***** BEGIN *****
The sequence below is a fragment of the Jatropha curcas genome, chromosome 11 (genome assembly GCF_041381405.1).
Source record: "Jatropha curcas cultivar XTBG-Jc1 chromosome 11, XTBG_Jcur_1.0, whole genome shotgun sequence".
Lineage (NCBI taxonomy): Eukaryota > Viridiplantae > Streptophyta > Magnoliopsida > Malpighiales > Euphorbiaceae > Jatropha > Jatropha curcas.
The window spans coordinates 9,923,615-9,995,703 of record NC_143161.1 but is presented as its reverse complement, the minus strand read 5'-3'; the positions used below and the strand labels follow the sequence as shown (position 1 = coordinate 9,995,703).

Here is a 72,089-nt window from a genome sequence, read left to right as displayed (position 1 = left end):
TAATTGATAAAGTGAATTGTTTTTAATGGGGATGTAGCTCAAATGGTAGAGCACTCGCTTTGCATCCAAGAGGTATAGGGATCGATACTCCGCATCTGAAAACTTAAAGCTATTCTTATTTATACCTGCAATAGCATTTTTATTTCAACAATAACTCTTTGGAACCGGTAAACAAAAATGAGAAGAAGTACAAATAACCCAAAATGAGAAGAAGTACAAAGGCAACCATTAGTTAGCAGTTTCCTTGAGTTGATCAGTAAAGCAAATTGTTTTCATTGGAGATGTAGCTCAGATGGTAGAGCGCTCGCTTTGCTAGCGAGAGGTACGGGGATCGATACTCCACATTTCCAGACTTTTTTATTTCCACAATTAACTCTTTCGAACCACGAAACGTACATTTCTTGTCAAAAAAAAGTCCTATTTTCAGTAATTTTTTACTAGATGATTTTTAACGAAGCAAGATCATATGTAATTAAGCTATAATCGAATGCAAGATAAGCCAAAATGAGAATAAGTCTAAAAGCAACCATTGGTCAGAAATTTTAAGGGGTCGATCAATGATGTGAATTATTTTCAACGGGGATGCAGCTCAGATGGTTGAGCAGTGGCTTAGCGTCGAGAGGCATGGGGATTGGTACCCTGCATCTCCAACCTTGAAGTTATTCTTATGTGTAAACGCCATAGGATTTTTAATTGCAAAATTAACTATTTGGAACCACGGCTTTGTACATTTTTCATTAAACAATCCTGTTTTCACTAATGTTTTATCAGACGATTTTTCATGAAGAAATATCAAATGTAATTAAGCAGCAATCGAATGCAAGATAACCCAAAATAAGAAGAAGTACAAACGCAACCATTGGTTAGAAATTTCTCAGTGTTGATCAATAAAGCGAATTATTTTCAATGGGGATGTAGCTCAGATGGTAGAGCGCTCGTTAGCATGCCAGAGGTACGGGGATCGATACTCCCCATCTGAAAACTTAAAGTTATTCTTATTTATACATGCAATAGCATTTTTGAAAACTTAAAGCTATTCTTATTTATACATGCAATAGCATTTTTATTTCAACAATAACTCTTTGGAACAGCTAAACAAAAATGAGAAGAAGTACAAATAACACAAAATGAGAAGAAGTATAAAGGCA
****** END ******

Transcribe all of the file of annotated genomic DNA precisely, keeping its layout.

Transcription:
The sequence below is a fragment of the Jatropha curcas genome, chromosome 11 (genome assembly GCF_041381405.1).
Source record: "Jatropha curcas cultivar XTBG-Jc1 chromosome 11, XTBG_Jcur_1.0, whole genome shotgun sequence".
Lineage (NCBI taxonomy): Eukaryota > Viridiplantae > Streptophyta > Magnoliopsida > Malpighiales > Euphorbiaceae > Jatropha > Jatropha curcas.
The window spans coordinates 9,923,615-9,995,703 of record NC_143161.1 but is presented as its reverse complement, the minus strand read 5'-3'; the positions used below and the strand labels follow the sequence as shown (position 1 = coordinate 9,995,703).

Here is a 72,089-nt window from a genome sequence, read left to right as displayed (position 1 = left end):
TAATTGATAAAGTGAATTGTTTTTAATGGGGATGTAGCTCAAATGGTAGAGCACTCGCTTTGCATCCAAGAGGTATAGGGATCGATACTCCGCATCTGAAAACTTAAAGCTATTCTTATTTATACCTGCAATAGCATTTTTATTTCAACAATAACTCTTTGGAACCGGTAAACAAAAATGAGAAGAAGTACAAATAACCCAAAATGAGAAGAAGTACAAAGGCAACCATTAGTTAGCAGTTTCCTTGAGTTGATCAGTAAAGCAAATTGTTTTCATTGGAGATGTAGCTCAGATGGTAGAGCGCTCGCTTTGCTAGCGAGAGGTACGGGGATCGATACTCCACATTTCCAGACTTTTTTATTTCCACAATTAACTCTTTCGAACCACGAAACGTACATTTCTTGTCAAAAAAAAGTCCTATTTTCAGTAATTTTTTACTAGATGATTTTTAACGAAGCAAGATCATATGTAATTAAGCTATAATCGAATGCAAGATAAGCCAAAATGAGAATAAGTCTAAAAGCAACCATTGGTCAGAAATTTTAAGGGGTCGATCAATGATGTGAATTATTTTCAACGGGGATGCAGCTCAGATGGTTGAGCAGTGGCTTAGCGTCGAGAGGCATGGGGATTGGTACCCTGCATCTCCAACCTTGAAGTTATTCTTATGTGTAAACGCCATAGGATTTTTAATTGCAAAATTAACTATTTGGAACCACGGCTTTGTACATTTTTCATTAAACAATCCTGTTTTCACTAATGTTTTATCAGACGATTTTTCATGAAGAAATATCAAATGTAATTAAGCAGCAATCGAATGCAAGATAACCCAAAATAAGAAGAAGTACAAACGCAACCATTGGTTAGAAATTTCTCAGTGTTGATCAATAAAGCGAATTATTTTCAATGGGGATGTAGCTCAGATGGTAGAGCGCTCGTTAGCATGCCAGAGGTACGGGGATCGATACTCCCCATCTGAAAACTTAAAGTTATTCTTATTTATACATGCAATAGCATTTTTGAAAACTTAAAGCTATTCTTATTTATACATGCAATAGCATTTTTATTTCAACAATAACTCTTTGGAACAGCTAAACAAAAATGAGAAGAAGTACAAATAACACAAAATGAGAAGAAGTATAAAGGCA